It’s Just Lunch

business-lunch-close-up_pan_17147We all know the importance of networking, but too often we ignore the opportunities that are right in front of us or completely bumble it with mistakes. In the last four months alone, I’ve been to more networking events than I can even count. As public relations professionals or marketers, it’s important that we get out of our offices and meet as many other people as possible. Who knows where it could lead?

One of my favorite ways to network is at a luncheon. Typically held at hotels, high end restaurants and country clubs, these meetings usually have good food, impeccable service, and offer a good way to build relationships and learn something valuable from the keynote speaker during your lunch hour. I’m lucky in that my boss is a big believer in networking so it usually costs me nothing, not even tip. Free lunch, new people, posh environments, and professional development – what’s not to love?

But to the uninitiated, there are certain codes and unspoken rules to follow if you want to make that connection and build relationships. Here are 10 simple rules to follow to make your next luncheon a success:

  1.  Put down the phone. You are here to network and you can’t do that if you are playing Candy Crush, trolling Facebook or checking email. When you walk in, your phone should be put away and on silent (not vibrate). Your job is to meet people so say something. If appropriate, you can pull it out later to live tweet the keynote presentation (another way to meet people in the room at other tables).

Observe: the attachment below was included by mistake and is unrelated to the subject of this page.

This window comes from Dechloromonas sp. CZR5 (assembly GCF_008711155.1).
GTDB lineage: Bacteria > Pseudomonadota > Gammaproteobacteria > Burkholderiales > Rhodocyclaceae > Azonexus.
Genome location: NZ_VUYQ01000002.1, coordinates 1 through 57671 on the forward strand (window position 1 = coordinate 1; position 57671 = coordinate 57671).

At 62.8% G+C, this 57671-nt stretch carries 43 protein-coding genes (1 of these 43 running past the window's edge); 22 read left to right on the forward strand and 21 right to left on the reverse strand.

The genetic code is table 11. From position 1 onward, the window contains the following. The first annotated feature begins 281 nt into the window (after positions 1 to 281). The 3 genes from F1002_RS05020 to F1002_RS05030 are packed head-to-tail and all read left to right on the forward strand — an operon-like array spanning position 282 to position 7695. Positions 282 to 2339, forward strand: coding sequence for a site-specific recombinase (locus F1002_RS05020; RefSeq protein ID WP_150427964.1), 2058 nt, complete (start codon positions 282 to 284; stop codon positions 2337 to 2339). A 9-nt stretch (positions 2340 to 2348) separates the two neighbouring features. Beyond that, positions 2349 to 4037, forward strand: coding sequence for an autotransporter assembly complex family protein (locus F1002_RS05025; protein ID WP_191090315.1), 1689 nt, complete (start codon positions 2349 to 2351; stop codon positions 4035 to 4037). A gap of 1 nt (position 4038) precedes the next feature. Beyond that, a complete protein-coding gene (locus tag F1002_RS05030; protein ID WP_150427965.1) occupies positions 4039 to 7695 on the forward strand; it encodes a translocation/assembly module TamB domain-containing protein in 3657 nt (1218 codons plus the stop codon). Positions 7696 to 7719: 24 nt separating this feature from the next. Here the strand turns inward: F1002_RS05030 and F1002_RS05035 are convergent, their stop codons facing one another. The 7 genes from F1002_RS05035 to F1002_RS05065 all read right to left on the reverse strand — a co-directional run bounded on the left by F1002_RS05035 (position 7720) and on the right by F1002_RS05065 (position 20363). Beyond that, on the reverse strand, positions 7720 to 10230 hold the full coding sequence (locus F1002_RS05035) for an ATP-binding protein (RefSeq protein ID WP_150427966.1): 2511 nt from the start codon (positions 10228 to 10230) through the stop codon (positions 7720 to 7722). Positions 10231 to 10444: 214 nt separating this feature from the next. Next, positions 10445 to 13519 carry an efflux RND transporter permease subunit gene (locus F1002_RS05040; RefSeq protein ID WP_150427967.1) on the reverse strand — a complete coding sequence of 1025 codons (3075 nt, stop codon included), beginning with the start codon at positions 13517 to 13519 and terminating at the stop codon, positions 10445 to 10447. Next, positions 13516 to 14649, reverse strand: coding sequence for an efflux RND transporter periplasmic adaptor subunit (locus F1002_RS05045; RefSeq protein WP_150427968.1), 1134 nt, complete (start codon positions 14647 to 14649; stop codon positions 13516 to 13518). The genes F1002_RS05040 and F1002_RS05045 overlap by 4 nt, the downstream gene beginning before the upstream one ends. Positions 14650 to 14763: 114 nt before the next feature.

2. Don’t be a wallflower. If everyone is already engaged in conversation, here is what you do. Mill around listening for an interesting conversation. Then, mosey your way up to one that sounds interesting. Listen first and as you step closer and closer until you are making eye contact with the participants. This lets them see that you are joining them without interrupting. Wait for a pause and say something relevant. Boom! You are in and shaking hands with at least three people!
  3. Sit with people you don’t know. Mingle, talk, and keep your eye out for a lively group to sit with. Don’t sit with the people who rushed to pick out seats first and have been looking lonely ever since, and don’t be that person either. Don’t sit with people you came with or people you know too well UNLESS they are sitting at a table full of people you want to be introduced to. Sitting with people from your department or at a table full of people you already know means you miss out on new people. You can, however, sit with someone that you’ve met once or twice before and use this as a chance to get to know them better.
  4. Listen. Don’t dominate the conversation and don’t make sales pitches. This isn’t about you and what you have to offer; it’s about making connections and building relationships. Listen to what they say. They may have something that you need or vice versa and that’s an opportunity to build a mutually beneficial relationship down the road that could lead to something important.